Does Sue Really Want to Increase Taxes?
The following letter appeared in the Bedford Bulletin on October 1 in response to some correspondence characterizing me as a bad choice for State Representative in the upcoming election.
As many of you know, finding the ways in which people of all parties are similar ( and encouraging respectful dialogue about our differences) is one of the central reasons I ran in the first place!
We are literally galloping towards Nov. 3 with hope and optimism that in 2020, all voters know that who you vote for really matters.
To the Editor:
Soon, Bedford residents will cast their ballots along with the rest of the country. The 2020 election represents an opportunity to add your voice to those of like-minded voters with the goal of moving America forward. That is true for all members of all political parties, differences aside.
When I ran for the NH House in 2018, I chose “Putting People Before Politics” as my slogan for a number of reasons.
Foremost, I believe that when we start looking at people solely as Republicans and Democrats, rather than as neighbors and friends, we have a problem. It may be inherently true that political perspective leads us to differing decisions on particular issues, but there are many more instances than not where our life circumstances run parallel to each other, despite our divergence.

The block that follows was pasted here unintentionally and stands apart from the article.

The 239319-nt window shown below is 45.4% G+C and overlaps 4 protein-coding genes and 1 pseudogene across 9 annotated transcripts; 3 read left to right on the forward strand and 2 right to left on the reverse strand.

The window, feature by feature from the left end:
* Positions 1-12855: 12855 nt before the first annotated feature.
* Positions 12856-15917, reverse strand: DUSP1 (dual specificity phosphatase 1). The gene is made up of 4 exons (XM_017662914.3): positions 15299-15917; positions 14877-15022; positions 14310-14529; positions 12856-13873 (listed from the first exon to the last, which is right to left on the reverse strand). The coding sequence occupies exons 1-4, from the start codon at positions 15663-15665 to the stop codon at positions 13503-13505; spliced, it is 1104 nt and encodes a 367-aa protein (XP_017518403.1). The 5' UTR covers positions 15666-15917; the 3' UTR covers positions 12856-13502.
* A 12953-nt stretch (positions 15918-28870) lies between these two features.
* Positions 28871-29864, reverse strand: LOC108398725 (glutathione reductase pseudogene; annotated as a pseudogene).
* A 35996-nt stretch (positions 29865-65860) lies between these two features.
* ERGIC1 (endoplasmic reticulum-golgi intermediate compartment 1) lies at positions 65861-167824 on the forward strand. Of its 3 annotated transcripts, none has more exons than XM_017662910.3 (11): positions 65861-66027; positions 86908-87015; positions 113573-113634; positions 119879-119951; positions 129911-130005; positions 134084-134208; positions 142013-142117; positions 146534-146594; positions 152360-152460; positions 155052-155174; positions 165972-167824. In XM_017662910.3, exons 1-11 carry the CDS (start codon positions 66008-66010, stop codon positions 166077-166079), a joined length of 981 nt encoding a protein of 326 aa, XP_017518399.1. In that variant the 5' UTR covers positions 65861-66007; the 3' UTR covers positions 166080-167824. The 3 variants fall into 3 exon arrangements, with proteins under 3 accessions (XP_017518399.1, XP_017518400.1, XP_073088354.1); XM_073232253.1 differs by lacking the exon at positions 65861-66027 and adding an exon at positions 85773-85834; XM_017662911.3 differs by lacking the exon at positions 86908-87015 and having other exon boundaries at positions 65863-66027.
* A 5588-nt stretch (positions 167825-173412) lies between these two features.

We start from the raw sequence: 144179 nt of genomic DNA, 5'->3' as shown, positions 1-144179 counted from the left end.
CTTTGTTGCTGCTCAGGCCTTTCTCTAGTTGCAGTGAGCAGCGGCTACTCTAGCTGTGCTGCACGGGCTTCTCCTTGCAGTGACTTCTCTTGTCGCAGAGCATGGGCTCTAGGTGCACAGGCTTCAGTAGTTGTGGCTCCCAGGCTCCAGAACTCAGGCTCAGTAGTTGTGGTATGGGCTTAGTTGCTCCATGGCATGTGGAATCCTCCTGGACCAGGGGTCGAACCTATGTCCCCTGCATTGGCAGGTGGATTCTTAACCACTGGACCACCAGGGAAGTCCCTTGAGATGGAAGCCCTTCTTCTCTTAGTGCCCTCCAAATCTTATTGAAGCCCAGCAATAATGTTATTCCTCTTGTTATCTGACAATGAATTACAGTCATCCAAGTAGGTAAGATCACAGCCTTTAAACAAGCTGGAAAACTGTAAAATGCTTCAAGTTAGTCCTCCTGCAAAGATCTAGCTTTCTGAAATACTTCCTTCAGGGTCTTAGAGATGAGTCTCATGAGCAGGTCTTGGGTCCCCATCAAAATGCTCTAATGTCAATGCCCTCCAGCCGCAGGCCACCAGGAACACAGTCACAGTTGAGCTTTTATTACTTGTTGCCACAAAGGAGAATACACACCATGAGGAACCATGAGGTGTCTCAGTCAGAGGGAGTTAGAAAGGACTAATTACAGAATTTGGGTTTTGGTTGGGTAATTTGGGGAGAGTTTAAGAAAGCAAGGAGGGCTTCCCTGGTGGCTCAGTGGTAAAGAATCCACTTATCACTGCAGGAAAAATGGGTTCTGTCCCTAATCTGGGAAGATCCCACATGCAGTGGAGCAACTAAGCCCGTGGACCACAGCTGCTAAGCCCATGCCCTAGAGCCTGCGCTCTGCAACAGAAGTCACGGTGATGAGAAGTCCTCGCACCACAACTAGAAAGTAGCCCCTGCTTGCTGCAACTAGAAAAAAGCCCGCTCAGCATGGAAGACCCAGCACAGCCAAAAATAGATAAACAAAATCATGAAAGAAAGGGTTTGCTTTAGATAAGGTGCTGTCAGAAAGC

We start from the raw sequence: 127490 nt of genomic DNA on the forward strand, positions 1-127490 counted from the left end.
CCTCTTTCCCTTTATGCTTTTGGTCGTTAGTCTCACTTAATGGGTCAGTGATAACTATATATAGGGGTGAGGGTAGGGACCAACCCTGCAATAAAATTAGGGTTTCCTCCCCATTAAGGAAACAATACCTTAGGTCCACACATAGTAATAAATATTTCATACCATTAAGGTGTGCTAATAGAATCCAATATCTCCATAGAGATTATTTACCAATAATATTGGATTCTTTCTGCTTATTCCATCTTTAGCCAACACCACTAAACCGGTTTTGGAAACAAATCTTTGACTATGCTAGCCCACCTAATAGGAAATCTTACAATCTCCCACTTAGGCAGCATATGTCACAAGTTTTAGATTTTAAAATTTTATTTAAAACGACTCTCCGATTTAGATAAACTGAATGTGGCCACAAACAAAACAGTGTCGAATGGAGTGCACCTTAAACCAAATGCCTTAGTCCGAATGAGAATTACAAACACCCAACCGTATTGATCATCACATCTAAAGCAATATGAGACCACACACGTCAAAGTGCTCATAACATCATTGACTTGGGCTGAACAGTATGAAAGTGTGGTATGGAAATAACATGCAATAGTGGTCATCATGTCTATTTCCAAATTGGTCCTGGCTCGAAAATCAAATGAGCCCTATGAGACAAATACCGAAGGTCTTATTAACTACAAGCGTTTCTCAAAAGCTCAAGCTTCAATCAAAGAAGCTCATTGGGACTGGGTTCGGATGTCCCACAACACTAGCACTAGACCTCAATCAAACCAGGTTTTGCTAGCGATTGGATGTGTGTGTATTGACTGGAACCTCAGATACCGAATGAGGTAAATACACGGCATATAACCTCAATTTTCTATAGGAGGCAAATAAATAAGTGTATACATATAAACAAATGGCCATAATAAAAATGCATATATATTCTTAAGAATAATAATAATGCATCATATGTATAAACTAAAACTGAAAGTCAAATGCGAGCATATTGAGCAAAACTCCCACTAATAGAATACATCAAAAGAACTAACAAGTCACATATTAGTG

Every community needs to educate its youth. Older adults deserve quality care. Roads and bridges must be maintained to assure that people and goods can get to where they’re going. Being able to earn a livable wage is central to a family’s wellbeing. You never truly appreciate the value of health insurance until you need it. The list goes on…
Recent letters to the editor have pointed out specific bills and how I voted on them.
Absent from the discussion have been the details behind the decisions.
Characterizing the Family and Medical Leave Insurance Program as an income tax minimizes the importance of being able to put food on the table while caring for someone who is critically ill.
Considering a capital gains tax as part of a broader school funding formula does not seem as punitive as allowing our property taxes to skyrocket, crippling people who will never realize the luxury of capital gains.
And, voting to limit plastic straws in response to a Bedford youth initiative to reduce environmental risk didn’t seem risky at all.
I am a lifelong NH resident who believes that the NH Advantage should benefit everybody.
We need to do something about the opioid crisis.
We need to support quality schools statewide, so folks don’t have to flock to Bedford for a good education.
We need to figure out how to keep people working during COVID-19.
Issues like these will require us to identify priorities and think outside the box. We’re going to need to make decisions about real people in real time.
I don’t want to increase taxes, and I am open to listening to ideas from both sides of the aisle about how to pay for what NH’s citizens need.
One thing is for sure: we need to knock off the partisan warfare and keep talking.
Rep. Sue Mullen Bedford